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Exhaustive testing is a testing or quality assurance approach in which all possible combinations of scenarios and use/test cases are used for testing.
In testing software, it is all the possible combinations of every type of input as well as every permutation and variation of how the input is carried out to ensure that everything works as expected. This goes the same for hardware testing—pressing any and all combinations of buttons and switches to determine which ones expose a bug so that it can be fixed.
Exhaustive testing is the process of testing for absolutely everything just to make sure that the product cannot be destroyed or crashed by some random happenstance. It takes into consideration all possible combinations of inputs, usage scenarios as well as random situations and inputs.
When a software or hardware product has passed exhaustive testing, then that product can be considered perfect and robust for its application. However, it is almost impossible to perform true exhaustive testing, as it is extremely difficult and time consuming to do, not to mention almost impossible to find out all possible testing scenarios.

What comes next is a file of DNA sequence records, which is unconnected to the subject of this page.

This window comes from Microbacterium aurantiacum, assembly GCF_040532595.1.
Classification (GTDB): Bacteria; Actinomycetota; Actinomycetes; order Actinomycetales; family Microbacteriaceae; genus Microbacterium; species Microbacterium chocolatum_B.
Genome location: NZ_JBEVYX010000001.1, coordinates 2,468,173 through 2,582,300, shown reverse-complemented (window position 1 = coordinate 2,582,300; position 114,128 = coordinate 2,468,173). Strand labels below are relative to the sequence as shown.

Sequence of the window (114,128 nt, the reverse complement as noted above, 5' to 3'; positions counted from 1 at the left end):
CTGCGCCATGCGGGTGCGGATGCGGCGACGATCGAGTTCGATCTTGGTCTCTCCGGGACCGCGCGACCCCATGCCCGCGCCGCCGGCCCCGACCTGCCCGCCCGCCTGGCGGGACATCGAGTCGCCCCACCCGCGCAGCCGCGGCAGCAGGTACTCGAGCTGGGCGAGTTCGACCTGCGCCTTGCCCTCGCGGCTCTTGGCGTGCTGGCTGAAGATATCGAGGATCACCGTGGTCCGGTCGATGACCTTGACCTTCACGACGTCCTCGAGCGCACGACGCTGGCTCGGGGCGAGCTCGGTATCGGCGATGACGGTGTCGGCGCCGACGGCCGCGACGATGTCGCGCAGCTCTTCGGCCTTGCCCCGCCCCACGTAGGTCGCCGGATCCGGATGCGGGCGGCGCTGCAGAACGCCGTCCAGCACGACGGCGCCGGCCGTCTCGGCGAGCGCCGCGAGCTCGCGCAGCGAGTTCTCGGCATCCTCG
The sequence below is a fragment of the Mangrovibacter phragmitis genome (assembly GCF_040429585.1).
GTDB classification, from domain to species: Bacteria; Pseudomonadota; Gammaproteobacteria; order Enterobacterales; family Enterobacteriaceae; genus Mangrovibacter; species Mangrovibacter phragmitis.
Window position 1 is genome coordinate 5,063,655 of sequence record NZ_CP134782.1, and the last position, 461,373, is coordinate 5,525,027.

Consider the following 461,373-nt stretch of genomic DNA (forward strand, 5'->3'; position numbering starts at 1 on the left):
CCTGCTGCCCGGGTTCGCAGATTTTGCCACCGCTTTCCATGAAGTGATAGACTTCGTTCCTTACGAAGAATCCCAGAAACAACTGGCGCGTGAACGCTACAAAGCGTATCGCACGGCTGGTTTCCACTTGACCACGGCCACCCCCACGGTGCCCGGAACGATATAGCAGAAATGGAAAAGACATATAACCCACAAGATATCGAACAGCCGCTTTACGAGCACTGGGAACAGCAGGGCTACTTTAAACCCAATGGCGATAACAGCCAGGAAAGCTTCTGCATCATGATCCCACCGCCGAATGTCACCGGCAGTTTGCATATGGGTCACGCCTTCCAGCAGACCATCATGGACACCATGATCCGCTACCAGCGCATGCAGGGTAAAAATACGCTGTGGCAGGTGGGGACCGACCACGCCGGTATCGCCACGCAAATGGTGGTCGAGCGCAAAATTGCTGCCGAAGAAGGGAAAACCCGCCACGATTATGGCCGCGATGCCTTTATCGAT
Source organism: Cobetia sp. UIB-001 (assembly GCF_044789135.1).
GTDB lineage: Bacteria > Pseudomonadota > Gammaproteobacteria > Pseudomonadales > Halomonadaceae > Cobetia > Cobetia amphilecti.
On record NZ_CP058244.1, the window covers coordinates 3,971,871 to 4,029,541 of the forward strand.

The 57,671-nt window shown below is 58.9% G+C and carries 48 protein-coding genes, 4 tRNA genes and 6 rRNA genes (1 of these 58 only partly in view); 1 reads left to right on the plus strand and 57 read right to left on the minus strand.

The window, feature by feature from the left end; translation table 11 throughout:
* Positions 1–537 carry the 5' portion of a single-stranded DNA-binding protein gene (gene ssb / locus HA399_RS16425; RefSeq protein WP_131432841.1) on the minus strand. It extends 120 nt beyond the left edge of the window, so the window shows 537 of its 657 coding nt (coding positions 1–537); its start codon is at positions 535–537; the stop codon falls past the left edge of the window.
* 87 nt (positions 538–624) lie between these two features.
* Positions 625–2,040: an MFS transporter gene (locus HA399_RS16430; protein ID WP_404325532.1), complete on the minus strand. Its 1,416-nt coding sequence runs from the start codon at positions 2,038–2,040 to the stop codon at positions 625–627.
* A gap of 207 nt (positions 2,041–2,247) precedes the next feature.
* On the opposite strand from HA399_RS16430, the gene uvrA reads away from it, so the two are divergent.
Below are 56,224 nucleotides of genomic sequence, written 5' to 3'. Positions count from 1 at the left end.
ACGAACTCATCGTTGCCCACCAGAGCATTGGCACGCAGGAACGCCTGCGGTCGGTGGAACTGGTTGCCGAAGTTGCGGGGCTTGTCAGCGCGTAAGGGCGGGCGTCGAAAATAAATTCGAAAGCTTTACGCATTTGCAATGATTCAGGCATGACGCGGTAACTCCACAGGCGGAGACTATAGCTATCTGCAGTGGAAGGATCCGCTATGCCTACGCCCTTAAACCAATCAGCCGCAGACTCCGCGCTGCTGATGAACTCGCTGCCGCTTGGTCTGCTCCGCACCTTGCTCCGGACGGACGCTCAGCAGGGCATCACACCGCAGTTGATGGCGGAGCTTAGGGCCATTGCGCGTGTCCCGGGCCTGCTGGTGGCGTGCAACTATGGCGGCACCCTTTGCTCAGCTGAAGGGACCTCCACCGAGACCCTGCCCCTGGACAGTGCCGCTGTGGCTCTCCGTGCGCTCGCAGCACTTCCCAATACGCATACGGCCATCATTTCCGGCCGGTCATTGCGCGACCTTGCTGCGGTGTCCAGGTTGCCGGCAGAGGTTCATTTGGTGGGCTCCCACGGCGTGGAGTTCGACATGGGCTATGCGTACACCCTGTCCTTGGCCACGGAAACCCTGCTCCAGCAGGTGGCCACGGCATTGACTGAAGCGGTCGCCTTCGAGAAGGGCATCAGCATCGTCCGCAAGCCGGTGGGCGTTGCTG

It is very rare for products to completely pass exhaustive testing. There are always a few things that fail, but it may be for a very rare and unlikely scenario, so it is labeled as a low-priority bug that is very unlikely to occur, and may occur for only a very small population of users. This would be something that customer service is usually briefed about so that they can pinpoint it immediately if those bugs occur.